Don Giacomo Piazzoli

Don Giacomo Piazzoli ‘s life was an extraordinary example of dedication to faith, nativity art and community. His story shows how a deep passion can turn into a lasting legacy and inspire many people.

Don Giacomo Piazzoli was born in Bergamo in 1920 to a modest family but with a solid Christian upbringing. After being ordained a priest in 1947, he was sent to Brembo, a growing neighborhood near the major industrial settlement of Dalmine. Here, with his inventiveness and determination, he became a key figure in creating the Brembo community.

His passion for nativity art emerged early in his ministry at Brembo, and he began to pass on this love of the nativity scene and Christmas to his community. In 1965, he became a member of the Italian Association of Friends of the Nativity (AIAP) and founded the Brembo section the following year. This marked the beginning of a fervent activity to promote and popularize nativity art.

Don Giacomo Piazzoli was also a skilled crib builder, creating numerous works and crib sets. He has undertaken historical research on the nativity scene and nativity traditions in Bergamo, thus contributing to the knowledge and dissemination of this art.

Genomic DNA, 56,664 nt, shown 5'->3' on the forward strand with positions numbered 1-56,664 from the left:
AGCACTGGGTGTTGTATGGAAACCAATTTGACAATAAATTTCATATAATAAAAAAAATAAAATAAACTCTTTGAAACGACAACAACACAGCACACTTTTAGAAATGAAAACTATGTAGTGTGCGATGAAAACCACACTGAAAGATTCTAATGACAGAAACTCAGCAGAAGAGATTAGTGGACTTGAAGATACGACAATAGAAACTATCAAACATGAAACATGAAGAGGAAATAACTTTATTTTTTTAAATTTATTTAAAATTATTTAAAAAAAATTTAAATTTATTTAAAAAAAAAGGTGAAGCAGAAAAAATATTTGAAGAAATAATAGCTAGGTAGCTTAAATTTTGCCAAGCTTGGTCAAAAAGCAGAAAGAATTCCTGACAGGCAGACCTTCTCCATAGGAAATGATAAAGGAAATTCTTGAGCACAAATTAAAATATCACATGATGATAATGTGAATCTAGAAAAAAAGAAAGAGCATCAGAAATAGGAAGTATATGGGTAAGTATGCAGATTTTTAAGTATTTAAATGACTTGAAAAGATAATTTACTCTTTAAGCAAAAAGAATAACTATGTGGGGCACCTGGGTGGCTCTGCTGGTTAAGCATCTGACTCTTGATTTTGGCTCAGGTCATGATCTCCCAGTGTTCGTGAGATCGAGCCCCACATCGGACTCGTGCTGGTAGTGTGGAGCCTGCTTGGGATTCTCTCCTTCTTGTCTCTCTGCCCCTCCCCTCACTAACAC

His passion and dedication have led him to become a tireless communicator of the nativity scene, with appearances on radio and television, interviews, documentaries, and even appearances on national television shows. He was known as “The Nativity Pastor” and “Monsignor Nativity.”

In 1976, at the UnFoPrae International Congress in San Sebastian, Spain, he was awarded the highest honor in the crib field worldwide for his extraordinary efforts.

Don Giacomo Piazzoli passed away in 1988, but his legacy and love for the nativity scene lives on through the Nativity Museum he created. His tomb bears the epitaph “Brembo’s first parish priest and PRESEPIST,” testifying to his love and dedication to a life devoted to the crib.

The Nativity Museum continues to carry on its work and legacy, helping to spread and preserve this wonderful Christmas tradition.